Quad Gait Description by mikesanye


									                                      Quad A Gait Description
The Quad A Foot-Type is commonly thought of as an over-supinated or severe Pes Cavus foot. This condition, also
known as a Torque Foot, occurs when a Uncompensated Rearfoot Varus is coupled with a Large Rigid Forefoot

Contact Phase

At initial contact, the calcaneus of the Quad A foot-type strikes the ground in an excessively inverted or supinated
alignment relative to the floor. Since the rearfoot varus deformity is uncompensated, very little subtalar joint
pronation is observed as the forefoot is lowered to the ground to conclude the contact period of gait. The valgus
alignment of the forefoot subjects the 1st metatarsal head to excessive and premature forces. In turn, the peroneals
contract early in order to offset excessive supination of the subtalar joint. Also, because of the lack of subtalar joint
pronation, there is significant loading force on the lateral side of the heel causing poor shock attenuation.


As weight moves forward over the foot, the arch and midtarsal joint remain rigid, with excessive pressure borne
along the lateral column and base of the 5th metatarsal. Normally by this point in the gait cycle, weight begins to
transfer from the lateral side of the foot over to the medial side. Instead, in the over-supinated Quad A foot-type,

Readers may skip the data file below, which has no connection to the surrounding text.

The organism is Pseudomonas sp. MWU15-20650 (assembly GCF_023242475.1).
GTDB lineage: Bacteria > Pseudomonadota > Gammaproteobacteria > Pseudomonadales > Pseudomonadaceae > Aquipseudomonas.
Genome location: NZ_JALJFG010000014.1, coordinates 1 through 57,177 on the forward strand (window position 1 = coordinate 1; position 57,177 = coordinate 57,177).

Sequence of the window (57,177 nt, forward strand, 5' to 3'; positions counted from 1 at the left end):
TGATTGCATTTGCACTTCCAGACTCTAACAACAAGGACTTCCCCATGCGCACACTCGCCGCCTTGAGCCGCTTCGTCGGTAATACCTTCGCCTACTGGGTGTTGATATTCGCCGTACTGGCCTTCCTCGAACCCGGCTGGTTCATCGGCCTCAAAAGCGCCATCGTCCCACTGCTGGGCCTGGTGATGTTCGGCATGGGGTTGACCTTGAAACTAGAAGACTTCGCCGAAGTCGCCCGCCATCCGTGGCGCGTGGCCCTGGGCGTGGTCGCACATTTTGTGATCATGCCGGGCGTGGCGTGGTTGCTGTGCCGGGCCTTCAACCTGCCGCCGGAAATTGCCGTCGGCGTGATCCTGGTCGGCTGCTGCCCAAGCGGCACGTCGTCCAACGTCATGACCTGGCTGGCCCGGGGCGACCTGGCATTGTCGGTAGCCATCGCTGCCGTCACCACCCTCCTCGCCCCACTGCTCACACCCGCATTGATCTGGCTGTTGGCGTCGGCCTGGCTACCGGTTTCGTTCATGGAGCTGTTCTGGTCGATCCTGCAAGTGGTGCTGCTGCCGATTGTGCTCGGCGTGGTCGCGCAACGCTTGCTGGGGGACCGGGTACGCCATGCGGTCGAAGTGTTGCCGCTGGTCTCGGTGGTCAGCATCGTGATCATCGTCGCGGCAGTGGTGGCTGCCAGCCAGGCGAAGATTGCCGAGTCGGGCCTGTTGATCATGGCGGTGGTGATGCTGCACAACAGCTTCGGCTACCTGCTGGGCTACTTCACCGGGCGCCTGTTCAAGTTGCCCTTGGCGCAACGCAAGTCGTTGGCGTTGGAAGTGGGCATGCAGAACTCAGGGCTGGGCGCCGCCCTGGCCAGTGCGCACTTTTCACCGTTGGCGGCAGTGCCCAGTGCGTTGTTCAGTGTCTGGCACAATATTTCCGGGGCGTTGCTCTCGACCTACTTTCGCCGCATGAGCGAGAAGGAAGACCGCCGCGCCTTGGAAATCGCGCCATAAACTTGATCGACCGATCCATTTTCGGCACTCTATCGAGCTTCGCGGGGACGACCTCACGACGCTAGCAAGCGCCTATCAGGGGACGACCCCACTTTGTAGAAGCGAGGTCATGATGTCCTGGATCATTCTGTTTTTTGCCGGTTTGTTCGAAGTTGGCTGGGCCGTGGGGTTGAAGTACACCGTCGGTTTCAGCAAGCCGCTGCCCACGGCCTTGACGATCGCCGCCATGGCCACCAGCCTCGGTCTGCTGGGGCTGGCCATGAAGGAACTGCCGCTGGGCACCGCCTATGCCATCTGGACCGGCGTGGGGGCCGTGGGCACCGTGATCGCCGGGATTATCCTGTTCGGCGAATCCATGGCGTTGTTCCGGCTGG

this weight transfer does not occur.


In propulsion, the gastrocsoleus contracts, plantarflexing the ankle and initiating heel rise. The gastocsoleus also
functions as an ankle invertor, since it’s insertion lies medial to the subtalar joint axis. As the rearfoot is already
overly supinated in this foot-type, any additional supination caused by the contraction of the gastrocsoleus can lead
to lateral ankle instability and the potential for sprains. As the subtalar joint moves into more and more supination,
significant pressure is exerted on the head of the 5 th metatarsal.

In terminal propulsion, the neuromuscular mechanisms of the body act to prevent spraining of the ankle. The foot
and ankle must either rapidly pronate to shift weight back over to the 1 st metatarsal; or, in many cases, a person with
this Quad A foot-type will simply end their step early (short steppers).

Rapidly pronating the foot from the lateral to medial side in terminal propulsion creates pressure and instability
across all the metatarsal heads. This results in heavy callus formations (particular the 1st and 5th metatarsal heads),
hallux abductovalgus deformity, and hammertoes. Imagine grinding a rolling pin back and forth over the ball of the
foot every step you take! This rapid and repeated transfer of weight from the medial to lateral, and back to the
medial side of the foot is referred to as the “supinatory rock”.

In Summary
We fondly refer to this foot-type as our "chandelier shakers"! Why? Because this foot-type loads heavily on the
ground and never seems to pronate, leading to poor shock attenuation. The development of heel and lower back pain
is common. The torque foot nature of this foot-type allows the valgus forefoot to offset the uncompensated inverted
heel alignment that would normally lead to a toe out gait pattern (see C Quad foot-type). Overall, the foot
progression angle for this person is such that the feet point relatively straight ahead during gait (no toe out) with a
narrow base of support, much like a tight rope walker.
   High Arches
   Rigid Feet
   Lateral Pressure
   Ankle Instability
   Poor Shock Attenuation

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